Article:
How it is in Vico
In Vico there’s one bar and a herd of stray dogs that everybody knows. The old men play chess in the square and feed the dogs. The kids, they mostly grow up to take jobs with computers in towns that have more than one bar. On a hilltop there’s a restaurant that shares my name but is no relation; it’s open only in the summer.
From our apartment, you can jog twenty minutes past a field with two donkeys — perhaps brothers, perhaps mother and son — and beyond the field you reach a view of the sea, but you cannot reach the water. By the sea, beyond a stretch of swaying grass that might be wheat and is just as gold, there’s a tower that town kids sneak to in the evening. Drunk on salt and double dares, they seek edges.
One day, my brothers buy a jug of wine that is pink in a way that looks accidental.
We are not trying to drink this whole jug of wine, one of them says.
But we aren’t not trying to drink this whole jug of wine, says the other, and they fill each other’s glasses. I make a big salad for our dinner and add parsley by the handful. I drink from a separate wine bottle so I don’t spoil their game.
I go down the stairs of our apartment to the street. A woman yells at her grandchildren in a dialect they don’t understand, having gotten their words from their parents out of town, and from school, and from the television. It is summer, and school is out. They are visitors here too, those kids.
In the street, I pet a shaggy black dog I call Franco after my cousin who I met a few weeks earlier. Human Franco lives in Bologna and doesn’t talk to his father because of a falling out that I didn’t understand, because I don’t understand the language, not really. And I don’t understand that tearing of seams, ripping at blood, cutting family off like a necrotic limb. My brothers tried to mend the rift and, failing, still felt valiant in their efforts. Yesterday, Franco’s father died, vomited in his sleep and choked. Yesterday marked two months since I last got my period. I crave parsley, chop it up and mix it into everything, tear mouthfuls from the stem and spend long minutes cleaning it from my teeth. Soon I will tell one or the other of my brothers — maybe the nice one, maybe the one who likes to feel in charge — and they will do what they will do.
I brush Dog Franco with my own hairbrush and eventually cry because of all the wine and because Franco looks tired and as though he’d rather sleep indoors. We have been here twelve weeks; we know everyone in town but only slightly. They don’t understand why we stay but they like it; they encourage us to buy things, and we do. At night the kids drink at the bar and spill into the square and walk up and down streets in outfits and flashy jewelry and their teeth flash too and their voices are ripe and sharp at once. Those kids are all somebody’s cousin, but they steal kisses and handfuls of flesh indiscriminately; they know they will leave this place, and their memories will go grainy but for those flashes of sensation. They grab what they can.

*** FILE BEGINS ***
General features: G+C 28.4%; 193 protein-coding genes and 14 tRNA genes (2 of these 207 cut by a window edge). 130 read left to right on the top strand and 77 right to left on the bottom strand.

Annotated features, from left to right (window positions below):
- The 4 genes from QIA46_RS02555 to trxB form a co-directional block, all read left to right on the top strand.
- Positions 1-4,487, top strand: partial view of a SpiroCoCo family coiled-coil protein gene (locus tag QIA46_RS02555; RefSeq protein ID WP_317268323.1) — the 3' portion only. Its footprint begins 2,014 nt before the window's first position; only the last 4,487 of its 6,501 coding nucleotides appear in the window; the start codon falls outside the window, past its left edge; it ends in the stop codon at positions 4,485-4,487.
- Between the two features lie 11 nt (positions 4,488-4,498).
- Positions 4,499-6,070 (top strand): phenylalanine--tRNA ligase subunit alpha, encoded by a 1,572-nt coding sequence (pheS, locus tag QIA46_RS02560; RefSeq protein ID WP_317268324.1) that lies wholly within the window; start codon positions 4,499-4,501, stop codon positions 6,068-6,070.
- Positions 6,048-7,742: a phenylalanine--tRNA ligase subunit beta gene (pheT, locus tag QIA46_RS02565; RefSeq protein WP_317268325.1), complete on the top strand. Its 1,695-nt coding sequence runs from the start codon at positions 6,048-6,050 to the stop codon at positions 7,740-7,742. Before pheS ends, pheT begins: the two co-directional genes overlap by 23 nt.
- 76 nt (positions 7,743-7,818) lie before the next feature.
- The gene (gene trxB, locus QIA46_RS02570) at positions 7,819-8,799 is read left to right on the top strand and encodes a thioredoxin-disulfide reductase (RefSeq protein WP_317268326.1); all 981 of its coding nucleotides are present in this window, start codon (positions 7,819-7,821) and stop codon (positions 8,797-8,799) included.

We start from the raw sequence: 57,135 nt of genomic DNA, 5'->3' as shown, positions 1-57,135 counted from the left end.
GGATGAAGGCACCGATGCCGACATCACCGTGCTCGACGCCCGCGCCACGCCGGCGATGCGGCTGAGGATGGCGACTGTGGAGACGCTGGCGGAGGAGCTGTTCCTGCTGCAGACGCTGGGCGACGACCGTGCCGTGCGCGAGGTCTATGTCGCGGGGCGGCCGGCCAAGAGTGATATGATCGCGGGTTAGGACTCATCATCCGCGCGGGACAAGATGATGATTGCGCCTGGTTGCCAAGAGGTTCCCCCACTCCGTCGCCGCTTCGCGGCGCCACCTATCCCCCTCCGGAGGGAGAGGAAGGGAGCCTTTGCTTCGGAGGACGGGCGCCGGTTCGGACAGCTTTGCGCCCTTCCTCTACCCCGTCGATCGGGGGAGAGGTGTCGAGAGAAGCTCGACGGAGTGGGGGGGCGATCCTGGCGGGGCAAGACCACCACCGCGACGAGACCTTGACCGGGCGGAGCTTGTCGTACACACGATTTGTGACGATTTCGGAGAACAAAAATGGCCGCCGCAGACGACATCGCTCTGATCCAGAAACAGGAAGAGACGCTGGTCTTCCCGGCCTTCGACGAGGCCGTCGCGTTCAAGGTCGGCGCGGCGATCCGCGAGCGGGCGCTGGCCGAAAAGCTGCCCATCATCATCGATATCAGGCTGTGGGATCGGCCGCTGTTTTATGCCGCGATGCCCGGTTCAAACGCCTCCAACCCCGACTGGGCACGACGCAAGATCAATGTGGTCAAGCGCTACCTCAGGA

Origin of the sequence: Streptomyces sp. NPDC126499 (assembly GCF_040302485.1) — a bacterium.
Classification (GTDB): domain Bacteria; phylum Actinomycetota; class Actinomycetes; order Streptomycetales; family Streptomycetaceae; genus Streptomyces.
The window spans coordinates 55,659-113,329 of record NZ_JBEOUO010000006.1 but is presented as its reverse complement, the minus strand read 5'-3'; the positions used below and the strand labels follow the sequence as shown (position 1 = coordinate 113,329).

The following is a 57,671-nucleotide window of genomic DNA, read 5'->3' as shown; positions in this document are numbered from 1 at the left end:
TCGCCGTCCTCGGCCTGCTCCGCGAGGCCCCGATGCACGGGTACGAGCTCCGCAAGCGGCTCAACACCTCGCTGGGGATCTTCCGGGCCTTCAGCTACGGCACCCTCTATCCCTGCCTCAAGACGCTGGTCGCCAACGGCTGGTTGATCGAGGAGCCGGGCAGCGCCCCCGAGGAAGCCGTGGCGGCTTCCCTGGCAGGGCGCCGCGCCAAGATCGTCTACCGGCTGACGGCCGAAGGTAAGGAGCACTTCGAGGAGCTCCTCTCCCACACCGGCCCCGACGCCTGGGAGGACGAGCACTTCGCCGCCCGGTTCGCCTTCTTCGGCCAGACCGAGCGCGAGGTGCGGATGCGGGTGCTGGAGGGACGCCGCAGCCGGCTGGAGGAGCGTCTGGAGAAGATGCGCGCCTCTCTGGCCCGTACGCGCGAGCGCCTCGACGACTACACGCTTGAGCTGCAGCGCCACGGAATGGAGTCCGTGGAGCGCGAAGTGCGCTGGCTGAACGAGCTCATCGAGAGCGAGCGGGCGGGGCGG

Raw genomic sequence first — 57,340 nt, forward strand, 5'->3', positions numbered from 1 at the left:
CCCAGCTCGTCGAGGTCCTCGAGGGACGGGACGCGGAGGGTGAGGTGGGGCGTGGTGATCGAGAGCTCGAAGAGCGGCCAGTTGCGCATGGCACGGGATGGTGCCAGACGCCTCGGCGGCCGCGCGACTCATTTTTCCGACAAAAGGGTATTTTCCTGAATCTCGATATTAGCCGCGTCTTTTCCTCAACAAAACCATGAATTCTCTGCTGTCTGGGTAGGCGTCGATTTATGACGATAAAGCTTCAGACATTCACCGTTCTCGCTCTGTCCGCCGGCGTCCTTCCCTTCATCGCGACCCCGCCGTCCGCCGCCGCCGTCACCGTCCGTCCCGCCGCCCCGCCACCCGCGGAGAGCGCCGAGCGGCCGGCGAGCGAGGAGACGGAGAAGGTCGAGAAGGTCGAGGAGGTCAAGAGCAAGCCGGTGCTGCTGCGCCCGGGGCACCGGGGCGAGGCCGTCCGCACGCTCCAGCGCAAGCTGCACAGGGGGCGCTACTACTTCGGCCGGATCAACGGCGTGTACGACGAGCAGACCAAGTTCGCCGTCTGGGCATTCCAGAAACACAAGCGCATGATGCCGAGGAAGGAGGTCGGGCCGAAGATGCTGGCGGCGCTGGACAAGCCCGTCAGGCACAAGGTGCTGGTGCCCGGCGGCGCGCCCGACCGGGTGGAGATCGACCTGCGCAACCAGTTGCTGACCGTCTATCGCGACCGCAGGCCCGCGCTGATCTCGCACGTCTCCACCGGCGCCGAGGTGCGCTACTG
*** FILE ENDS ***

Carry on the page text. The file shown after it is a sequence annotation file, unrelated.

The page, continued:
When my brothers finish the wine I am drunk and the apartment has flooded again and we bail out the kitchen floor with saucepans. My brothers say, Let’s never leave. They say, This is perfection. I climb the stairs to bed and bar the door.
The kids sneak to the tower once the bar closes, and from the top window of the apartment, I watch them. How their bodies split the grass like arrows. At the base of the tower the boys shout demands and the girls giggle and lean on each other and eat sugary snacks they carried in their bags. There have been times I believed I saw a face in the tower window, when the faint light from downtown hit the stone right, but I could never be certain. Let down your hair, the boys call up to the now empty window, deepening their voices and clenching their fists. They bang at the boarded door that doesn’t budge. They’ll never get in that way. The girls laugh and scold them for their volume but each time they wait, not a little afraid. A hank of hair like gold ribbon might unfold itself from the window to trail at their feet, inviting the boys up to stay, demanding the girls decide, whether or not to follow.
Devan Collins Del Conte is a queer writer living in Memphis, Tennessee. Her work has appeared or is forthcoming in Hobart, Cosmonauts Avenue, Lunch Ticket and elsewhere. Find her at devandelconte.com
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